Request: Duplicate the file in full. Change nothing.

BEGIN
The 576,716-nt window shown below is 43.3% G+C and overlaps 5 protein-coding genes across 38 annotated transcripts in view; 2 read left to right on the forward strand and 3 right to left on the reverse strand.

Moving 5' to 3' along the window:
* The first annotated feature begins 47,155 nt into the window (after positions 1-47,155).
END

The 576,716-nt window shown below is 43.3% G+C and overlaps 5 protein-coding genes across 38 annotated transcripts in view; 2 read left to right on the forward strand and 3 right to left on the reverse strand.

Moving 5' to 3' along the window:
* The first annotated feature begins 47,155 nt into the window (after positions 1-47,155).